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Managing Stress in College

Managing Stress in College

While the transition to college life is stressful enough, the stress of being successful at the college level often keeps students from reaching their potential. Having a planner and avoiding procrastination are keys to reducing stress and improving performance.
Buzzle Staff
Trying to manage everything in your life is hard enough, but it becomes even harder when you are trying to be successful at the college level. Stress can keep you from succeeding, so finding ways to manage stress is essential. Throughout my college career, I had to develop different methods of handling the stress caused by juggling homework deadlines, leisure time, relationships, and sometimes work.
While my methods won't work for everyone, they are a guideline to developing your own methods of handling stress. I found that two things greatly reduced my stress: buying a planner and avoiding procrastination. These are a few ways that you can manage your stress level, achieve better grades, and have a better college experience.
Buy a Simple Planner
Stress can be so overwhelming that, at times, it seems like there is nothing you can do to handle it. Believe it or not, there is one small, simple tool that can make all the difference. That tool is a simple day planner. Having a planner is a valuable, yet simple, tool that can be used when managing your life. When everything you need to do is laid out in one simple book, it is easier to prioritize and manage your time. I know every college student is on a budget, but you can pick up a cheap, simple day planner at Walmart or your local dollar store.
Once you have your planner in hand, write down test dates, homework due dates, important events, and social engagements. This will allow you to see everything that needs to be done in any given week. The hardest part, the part that I can't help you with, is deciding which things are the most important. If it makes it easier, take a highlighter and highlight the things that need to be done first.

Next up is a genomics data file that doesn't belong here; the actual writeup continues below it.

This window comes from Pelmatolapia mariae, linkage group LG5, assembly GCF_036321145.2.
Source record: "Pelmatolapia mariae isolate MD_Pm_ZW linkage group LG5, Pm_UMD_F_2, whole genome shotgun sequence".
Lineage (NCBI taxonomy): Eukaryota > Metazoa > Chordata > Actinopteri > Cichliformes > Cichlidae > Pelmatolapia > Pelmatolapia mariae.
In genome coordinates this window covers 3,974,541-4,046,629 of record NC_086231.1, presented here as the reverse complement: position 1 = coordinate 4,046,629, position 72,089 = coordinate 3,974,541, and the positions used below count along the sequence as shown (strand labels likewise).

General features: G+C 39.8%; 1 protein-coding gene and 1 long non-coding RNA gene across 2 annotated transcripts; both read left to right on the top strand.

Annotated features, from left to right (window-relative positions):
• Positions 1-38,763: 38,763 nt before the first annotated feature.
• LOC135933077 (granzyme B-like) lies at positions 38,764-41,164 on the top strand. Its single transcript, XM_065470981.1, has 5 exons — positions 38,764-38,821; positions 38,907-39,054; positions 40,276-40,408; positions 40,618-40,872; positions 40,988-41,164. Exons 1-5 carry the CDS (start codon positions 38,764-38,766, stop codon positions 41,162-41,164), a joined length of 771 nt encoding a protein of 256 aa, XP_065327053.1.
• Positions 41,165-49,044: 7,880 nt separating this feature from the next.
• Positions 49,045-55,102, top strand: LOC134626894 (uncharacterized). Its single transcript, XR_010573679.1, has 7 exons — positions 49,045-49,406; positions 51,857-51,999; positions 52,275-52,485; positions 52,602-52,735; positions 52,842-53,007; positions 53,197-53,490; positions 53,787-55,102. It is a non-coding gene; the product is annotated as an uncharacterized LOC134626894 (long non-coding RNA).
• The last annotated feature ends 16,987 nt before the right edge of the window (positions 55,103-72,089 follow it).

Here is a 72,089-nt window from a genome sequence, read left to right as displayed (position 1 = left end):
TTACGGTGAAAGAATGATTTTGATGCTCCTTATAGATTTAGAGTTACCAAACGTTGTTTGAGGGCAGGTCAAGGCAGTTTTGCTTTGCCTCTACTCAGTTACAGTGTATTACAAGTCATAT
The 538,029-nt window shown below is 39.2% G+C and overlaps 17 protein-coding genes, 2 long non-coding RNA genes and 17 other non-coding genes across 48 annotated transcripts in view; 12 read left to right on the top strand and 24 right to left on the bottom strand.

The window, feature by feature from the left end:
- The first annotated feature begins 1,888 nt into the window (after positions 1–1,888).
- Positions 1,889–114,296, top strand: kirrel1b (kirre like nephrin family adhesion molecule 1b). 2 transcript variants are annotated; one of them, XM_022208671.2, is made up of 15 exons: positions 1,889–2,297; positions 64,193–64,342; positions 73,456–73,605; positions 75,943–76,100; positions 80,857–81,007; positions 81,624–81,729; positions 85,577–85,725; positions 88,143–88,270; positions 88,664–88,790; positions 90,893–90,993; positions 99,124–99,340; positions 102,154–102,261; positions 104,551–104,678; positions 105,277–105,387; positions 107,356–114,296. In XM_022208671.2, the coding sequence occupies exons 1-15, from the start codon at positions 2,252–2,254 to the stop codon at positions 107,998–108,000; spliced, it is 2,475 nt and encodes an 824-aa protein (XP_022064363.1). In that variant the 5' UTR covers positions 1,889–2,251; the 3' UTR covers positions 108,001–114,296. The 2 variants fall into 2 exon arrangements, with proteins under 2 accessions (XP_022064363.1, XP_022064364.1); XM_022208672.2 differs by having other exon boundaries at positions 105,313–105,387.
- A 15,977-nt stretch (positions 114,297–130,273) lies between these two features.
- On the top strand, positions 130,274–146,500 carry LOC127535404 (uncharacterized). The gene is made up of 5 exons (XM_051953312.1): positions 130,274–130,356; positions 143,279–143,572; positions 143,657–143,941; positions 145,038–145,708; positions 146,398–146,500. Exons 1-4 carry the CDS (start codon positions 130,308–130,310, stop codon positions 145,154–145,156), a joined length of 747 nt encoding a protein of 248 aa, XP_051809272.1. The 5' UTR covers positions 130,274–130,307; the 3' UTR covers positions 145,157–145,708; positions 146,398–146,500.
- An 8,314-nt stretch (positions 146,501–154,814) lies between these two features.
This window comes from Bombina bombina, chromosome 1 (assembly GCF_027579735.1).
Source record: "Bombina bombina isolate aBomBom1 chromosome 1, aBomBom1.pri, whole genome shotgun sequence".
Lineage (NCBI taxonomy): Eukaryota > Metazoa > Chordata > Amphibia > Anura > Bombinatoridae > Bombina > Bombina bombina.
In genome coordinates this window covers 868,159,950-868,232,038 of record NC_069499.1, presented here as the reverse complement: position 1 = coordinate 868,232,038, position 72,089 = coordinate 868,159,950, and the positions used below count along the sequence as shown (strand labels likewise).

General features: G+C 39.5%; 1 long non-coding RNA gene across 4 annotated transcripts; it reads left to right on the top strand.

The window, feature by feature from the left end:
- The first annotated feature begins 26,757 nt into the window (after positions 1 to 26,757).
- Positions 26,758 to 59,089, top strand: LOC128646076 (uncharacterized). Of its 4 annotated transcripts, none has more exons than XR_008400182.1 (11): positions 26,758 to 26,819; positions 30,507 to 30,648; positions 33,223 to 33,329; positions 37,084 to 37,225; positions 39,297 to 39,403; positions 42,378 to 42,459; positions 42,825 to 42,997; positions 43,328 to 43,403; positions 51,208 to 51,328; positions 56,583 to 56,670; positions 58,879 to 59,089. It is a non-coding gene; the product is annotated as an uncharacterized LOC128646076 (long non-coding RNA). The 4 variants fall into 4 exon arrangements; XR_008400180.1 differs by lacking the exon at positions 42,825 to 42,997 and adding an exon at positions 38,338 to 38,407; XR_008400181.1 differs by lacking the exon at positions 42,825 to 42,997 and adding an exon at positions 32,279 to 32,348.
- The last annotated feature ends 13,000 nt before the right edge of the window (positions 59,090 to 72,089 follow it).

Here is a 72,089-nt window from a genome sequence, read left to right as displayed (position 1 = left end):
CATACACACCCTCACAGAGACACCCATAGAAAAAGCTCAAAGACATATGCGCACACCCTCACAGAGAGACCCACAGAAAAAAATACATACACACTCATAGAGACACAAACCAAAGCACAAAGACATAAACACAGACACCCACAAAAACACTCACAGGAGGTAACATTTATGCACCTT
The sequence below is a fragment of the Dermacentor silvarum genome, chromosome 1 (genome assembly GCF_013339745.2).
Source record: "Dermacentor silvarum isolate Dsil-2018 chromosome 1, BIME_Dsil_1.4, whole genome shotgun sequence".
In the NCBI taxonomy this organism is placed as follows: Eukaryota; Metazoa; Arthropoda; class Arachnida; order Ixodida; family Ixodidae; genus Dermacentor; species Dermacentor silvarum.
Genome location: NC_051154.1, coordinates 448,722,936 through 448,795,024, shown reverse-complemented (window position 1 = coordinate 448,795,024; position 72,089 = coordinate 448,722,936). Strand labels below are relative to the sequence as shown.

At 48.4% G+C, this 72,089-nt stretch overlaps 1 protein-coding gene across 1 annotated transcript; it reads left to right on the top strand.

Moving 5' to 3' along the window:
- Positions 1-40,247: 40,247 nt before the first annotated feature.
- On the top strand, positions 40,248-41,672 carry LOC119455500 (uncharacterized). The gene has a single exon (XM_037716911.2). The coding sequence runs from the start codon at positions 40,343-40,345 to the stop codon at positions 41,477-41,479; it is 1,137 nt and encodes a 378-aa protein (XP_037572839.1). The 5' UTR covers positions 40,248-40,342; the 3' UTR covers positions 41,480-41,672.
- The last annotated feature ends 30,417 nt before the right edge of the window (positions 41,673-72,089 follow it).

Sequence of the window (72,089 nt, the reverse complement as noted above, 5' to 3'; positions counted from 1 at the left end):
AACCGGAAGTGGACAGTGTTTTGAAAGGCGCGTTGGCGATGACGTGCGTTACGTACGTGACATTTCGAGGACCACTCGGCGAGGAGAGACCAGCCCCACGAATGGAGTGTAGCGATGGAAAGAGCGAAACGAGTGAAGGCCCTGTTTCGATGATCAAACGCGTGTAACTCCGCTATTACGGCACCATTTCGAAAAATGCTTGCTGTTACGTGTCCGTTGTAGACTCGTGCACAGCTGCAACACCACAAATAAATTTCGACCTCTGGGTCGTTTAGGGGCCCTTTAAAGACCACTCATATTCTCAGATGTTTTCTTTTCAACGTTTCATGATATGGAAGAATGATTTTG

Once you have finished homework, taken a test, or attended an event, cross them out so that you know that they have been finished. Doing this can give you a small sense of accomplishment and will allow you to see what you have yet to finish. Having a planner will also be very valuable in preventing procrastination.
Avoid Procrastination at All Costs
There are always more fun things to do than study, but finishing homework on time and preparing for exams will significantly reduce your amount of stress. Think about it, if you have an eight page paper due by Friday, waiting until Thursday to start it will place you under a tremendous amount of stress. If you go to take a test and you only started "cramming" the night before, you will probably be too stressed to do well on the test.
You will probably lose sleep, you might not finish, or you might make more mistakes. Even people that manage to do well with this method are under way too much stress. To avoid this headache, make sure you record homework and test dates in your planner. Look at what else you have recorded that week, and then prioritize. For easier homework assignments, finish them the day before they are due. For more difficult assignments, assignments that will take several days, work on them a little each day.
For long papers, start writing the number of days in advance that correspond to the number of required pages. Start writing an eight page paper, for example, eight days before it is due. This will allow you to not only portion out enough time to write one page per day, but you will also have enough time for other homework, friends, or leisure time. You will no longer have to try to cram eight pages into one night. Follow a similar method for tests. Start studying a little each day. For more difficult exams, you might need to study longer each day. It will make the day of the test much less stressful because you spent the week preparing for it.
During one of the most important times of your life, reducing stress is essential to your overall success. While some stress can be good, too much stress is bad. Adapting these two simple tips to your college experience can mean the difference between scholastic achievement and failure. If you are under a lot of stress, go buy a planner, and start writing down your life.